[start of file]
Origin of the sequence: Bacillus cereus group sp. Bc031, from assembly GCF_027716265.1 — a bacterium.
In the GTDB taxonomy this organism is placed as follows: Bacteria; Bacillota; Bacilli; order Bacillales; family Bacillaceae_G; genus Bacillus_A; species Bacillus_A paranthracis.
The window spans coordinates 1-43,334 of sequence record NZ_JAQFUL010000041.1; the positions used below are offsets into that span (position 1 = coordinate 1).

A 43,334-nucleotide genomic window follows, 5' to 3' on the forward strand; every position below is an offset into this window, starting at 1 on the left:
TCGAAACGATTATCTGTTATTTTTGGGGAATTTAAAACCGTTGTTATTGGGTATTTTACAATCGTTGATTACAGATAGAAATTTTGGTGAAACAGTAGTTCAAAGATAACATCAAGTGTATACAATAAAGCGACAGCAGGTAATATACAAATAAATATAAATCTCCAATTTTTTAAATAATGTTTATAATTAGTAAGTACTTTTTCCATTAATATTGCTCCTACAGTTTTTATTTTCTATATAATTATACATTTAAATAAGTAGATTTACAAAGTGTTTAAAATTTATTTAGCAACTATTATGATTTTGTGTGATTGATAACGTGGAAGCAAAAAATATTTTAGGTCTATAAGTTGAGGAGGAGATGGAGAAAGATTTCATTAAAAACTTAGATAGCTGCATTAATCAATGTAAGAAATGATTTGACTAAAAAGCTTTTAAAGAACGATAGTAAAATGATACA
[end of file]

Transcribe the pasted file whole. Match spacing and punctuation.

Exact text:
Origin of the sequence: Bacillus cereus group sp. Bc031, from assembly GCF_027716265.1 — a bacterium.
In the GTDB taxonomy this organism is placed as follows: Bacteria; Bacillota; Bacilli; order Bacillales; family Bacillaceae_G; genus Bacillus_A; species Bacillus_A paranthracis.
The window spans coordinates 1-43,334 of sequence record NZ_JAQFUL010000041.1; the positions used below are offsets into that span (position 1 = coordinate 1).

A 43,334-nucleotide genomic window follows, 5' to 3' on the forward strand; every position below is an offset into this window, starting at 1 on the left:
TCGAAACGATTATCTGTTATTTTTGGGGAATTTAAAACCGTTGTTATTGGGTATTTTACAATCGTTGATTACAGATAGAAATTTTGGTGAAACAGTAGTTCAAAGATAACATCAAGTGTATACAATAAAGCGACAGCAGGTAATATACAAATAAATATAAATCTCCAATTTTTTAAATAATGTTTATAATTAGTAAGTACTTTTTCCATTAATATTGCTCCTACAGTTTTTATTTTCTATATAATTATACATTTAAATAAGTAGATTTACAAAGTGTTTAAAATTTATTTAGCAACTATTATGATTTTGTGTGATTGATAACGTGGAAGCAAAAAATATTTTAGGTCTATAAGTTGAGGAGGAGATGGAGAAAGATTTCATTAAAAACTTAGATAGCTGCATTAATCAATGTAAGAAATGATTTGACTAAAAAGCTTTTAAAGAACGATAGTAAAATGATACA